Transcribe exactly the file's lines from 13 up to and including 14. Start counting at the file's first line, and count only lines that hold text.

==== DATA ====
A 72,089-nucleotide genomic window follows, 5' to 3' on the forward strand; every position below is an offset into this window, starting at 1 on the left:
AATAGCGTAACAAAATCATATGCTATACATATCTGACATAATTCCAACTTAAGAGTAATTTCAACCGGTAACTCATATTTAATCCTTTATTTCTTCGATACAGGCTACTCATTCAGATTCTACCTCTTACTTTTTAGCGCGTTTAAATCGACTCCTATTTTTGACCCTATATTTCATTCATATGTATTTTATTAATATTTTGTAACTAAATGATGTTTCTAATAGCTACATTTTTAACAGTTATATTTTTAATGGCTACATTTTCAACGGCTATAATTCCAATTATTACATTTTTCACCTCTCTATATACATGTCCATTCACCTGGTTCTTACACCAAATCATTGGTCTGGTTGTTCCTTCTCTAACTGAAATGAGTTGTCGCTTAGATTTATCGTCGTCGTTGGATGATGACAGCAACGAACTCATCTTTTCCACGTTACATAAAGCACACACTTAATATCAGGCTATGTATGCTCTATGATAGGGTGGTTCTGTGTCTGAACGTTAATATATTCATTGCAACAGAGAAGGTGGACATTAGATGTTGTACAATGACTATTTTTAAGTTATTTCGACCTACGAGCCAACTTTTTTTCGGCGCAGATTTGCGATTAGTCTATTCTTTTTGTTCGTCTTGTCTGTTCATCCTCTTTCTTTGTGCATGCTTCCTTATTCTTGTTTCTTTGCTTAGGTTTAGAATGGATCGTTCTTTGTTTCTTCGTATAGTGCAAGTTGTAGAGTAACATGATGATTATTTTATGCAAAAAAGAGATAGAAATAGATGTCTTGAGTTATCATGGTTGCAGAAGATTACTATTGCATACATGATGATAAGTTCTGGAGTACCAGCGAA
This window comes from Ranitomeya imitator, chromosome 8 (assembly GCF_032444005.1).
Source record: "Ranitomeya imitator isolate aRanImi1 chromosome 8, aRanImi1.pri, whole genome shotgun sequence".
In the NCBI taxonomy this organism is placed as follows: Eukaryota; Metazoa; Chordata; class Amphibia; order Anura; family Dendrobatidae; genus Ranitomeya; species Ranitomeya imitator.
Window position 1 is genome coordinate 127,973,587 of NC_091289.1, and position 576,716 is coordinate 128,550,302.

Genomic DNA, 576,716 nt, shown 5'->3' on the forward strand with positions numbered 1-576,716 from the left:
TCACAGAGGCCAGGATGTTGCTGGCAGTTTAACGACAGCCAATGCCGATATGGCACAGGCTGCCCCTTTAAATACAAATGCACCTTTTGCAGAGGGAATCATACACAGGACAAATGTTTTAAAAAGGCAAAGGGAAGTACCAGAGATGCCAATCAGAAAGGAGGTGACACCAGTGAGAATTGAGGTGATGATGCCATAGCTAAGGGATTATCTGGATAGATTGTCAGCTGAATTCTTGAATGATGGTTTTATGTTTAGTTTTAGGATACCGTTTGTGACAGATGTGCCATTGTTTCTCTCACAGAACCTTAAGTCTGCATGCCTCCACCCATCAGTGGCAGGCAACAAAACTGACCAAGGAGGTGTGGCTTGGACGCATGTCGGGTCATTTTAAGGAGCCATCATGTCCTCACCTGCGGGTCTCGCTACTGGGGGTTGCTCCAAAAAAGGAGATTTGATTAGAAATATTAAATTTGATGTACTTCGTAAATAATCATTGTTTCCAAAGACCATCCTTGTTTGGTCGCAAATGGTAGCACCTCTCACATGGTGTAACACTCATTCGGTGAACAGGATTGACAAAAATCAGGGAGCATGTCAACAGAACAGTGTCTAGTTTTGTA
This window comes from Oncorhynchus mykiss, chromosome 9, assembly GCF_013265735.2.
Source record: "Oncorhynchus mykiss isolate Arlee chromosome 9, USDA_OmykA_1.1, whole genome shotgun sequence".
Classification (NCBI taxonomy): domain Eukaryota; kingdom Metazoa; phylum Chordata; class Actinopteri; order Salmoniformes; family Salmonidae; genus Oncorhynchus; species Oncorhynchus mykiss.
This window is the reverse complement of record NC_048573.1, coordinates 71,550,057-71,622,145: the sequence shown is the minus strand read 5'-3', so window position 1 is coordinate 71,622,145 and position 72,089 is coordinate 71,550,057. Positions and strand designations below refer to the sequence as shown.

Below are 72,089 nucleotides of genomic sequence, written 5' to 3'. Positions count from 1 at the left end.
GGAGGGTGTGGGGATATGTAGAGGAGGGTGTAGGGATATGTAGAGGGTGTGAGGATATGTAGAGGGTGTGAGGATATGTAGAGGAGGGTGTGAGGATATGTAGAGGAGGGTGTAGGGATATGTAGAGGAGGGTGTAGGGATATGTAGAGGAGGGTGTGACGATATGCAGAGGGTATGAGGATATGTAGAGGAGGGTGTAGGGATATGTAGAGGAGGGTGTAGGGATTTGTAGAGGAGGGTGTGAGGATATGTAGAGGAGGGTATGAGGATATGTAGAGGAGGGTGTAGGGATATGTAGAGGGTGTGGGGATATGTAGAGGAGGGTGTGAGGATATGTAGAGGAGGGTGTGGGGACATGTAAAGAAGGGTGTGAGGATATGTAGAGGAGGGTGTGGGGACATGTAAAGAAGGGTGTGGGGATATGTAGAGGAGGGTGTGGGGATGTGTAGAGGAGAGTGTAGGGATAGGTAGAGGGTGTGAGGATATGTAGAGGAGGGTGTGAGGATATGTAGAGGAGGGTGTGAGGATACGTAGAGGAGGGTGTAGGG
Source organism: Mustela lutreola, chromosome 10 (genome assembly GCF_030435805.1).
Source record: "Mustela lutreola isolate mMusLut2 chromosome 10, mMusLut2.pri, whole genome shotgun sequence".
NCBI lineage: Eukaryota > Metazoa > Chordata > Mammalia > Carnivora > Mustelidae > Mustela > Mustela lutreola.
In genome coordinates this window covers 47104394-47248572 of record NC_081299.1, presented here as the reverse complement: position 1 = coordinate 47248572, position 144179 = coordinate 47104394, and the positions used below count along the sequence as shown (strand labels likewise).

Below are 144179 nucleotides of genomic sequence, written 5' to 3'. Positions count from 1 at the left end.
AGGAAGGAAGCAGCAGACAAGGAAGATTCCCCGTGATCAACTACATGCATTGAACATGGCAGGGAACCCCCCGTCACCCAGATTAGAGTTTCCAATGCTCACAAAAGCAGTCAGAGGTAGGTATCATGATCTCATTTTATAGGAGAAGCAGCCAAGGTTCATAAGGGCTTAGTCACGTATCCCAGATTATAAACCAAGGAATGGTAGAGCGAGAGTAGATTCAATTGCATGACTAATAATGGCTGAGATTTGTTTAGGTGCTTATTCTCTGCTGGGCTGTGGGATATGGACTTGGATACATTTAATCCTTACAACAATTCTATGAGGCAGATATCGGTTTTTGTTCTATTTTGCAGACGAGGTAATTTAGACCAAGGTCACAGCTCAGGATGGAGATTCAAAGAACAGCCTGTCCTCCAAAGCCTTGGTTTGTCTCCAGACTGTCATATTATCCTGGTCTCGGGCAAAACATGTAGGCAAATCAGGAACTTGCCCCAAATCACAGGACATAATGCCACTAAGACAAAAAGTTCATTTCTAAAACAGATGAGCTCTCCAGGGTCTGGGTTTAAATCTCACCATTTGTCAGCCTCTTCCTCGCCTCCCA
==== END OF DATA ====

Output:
Below are 72,089 nucleotides of genomic sequence, written 5' to 3'. Positions count from 1 at the left end.
GGAGGGTGTGGGGATATGTAGAGGAGGGTGTAGGGATATGTAGAGGGTGTGAGGATATGTAGAGGGTGTGAGGATATGTAGAGGAGGGTGTGAGGATATGTAGAGGAGGGTGTAGGGATATGTAGAGGAGGGTGTAGGGATATGTAGAGGAGGGTGTGACGATATGCAGAGGGTATGAGGATATGTAGAGGAGGGTGTAGGGATATGTAGAGGAGGGTGTAGGGATTTGTAGAGGAGGGTGTGAGGATATGTAGAGGAGGGTATGAGGATATGTAGAGGAGGGTGTAGGGATATGTAGAGGGTGTGGGGATATGTAGAGGAGGGTGTGAGGATATGTAGAGGAGGGTGTGGGGACATGTAAAGAAGGGTGTGAGGATATGTAGAGGAGGGTGTGGGGACATGTAAAGAAGGGTGTGGGGATATGTAGAGGAGGGTGTGGGGATGTGTAGAGGAGAGTGTAGGGATAGGTAGAGGGTGTGAGGATATGTAGAGGAGGGTGTGAGGATATGTAGAGGAGGGTGTGAGGATACGTAGAGGAGGGTGTAGGG